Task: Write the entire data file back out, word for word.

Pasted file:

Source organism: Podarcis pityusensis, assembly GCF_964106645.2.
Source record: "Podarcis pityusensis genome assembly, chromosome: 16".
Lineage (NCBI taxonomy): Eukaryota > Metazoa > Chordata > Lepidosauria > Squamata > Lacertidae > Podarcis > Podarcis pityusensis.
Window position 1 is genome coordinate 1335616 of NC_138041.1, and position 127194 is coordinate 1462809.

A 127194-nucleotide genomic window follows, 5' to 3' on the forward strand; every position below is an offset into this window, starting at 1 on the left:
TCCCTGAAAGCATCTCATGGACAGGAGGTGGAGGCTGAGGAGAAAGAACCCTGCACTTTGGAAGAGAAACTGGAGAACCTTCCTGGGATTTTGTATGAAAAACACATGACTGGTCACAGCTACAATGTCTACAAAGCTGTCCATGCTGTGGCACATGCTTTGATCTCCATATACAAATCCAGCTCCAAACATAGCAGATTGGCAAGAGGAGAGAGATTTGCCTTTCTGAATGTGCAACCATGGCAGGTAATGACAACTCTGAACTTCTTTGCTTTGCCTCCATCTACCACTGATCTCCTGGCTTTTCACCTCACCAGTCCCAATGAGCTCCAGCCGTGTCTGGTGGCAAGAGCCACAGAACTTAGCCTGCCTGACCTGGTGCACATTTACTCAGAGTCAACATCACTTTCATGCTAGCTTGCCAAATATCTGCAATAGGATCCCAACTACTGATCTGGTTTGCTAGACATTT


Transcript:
Source organism: Podarcis pityusensis, assembly GCF_964106645.2.
Source record: "Podarcis pityusensis genome assembly, chromosome: 16".
Lineage (NCBI taxonomy): Eukaryota > Metazoa > Chordata > Lepidosauria > Squamata > Lacertidae > Podarcis > Podarcis pityusensis.
Window position 1 is genome coordinate 1335616 of NC_138041.1, and position 127194 is coordinate 1462809.

A 127194-nucleotide genomic window follows, 5' to 3' on the forward strand; every position below is an offset into this window, starting at 1 on the left:
TCCCTGAAAGCATCTCATGGACAGGAGGTGGAGGCTGAGGAGAAAGAACCCTGCACTTTGGAAGAGAAACTGGAGAACCTTCCTGGGATTTTGTATGAAAAACACATGACTGGTCACAGCTACAATGTCTACAAAGCTGTCCATGCTGTGGCACATGCTTTGATCTCCATATACAAATCCAGCTCCAAACATAGCAGATTGGCAAGAGGAGAGAGATTTGCCTTTCTGAATGTGCAACCATGGCAGGTAATGACAACTCTGAACTTCTTTGCTTTGCCTCCATCTACCACTGATCTCCTGGCTTTTCACCTCACCAGTCCCAATGAGCTCCAGCCGTGTCTGGTGGCAAGAGCCACAGAACTTAGCCTGCCTGACCTGGTGCACATTTACTCAGAGTCAACATCACTTTCATGCTAGCTTGCCAAATATCTGCAATAGGATCCCAACTACTGATCTGGTTTGCTAGACATTT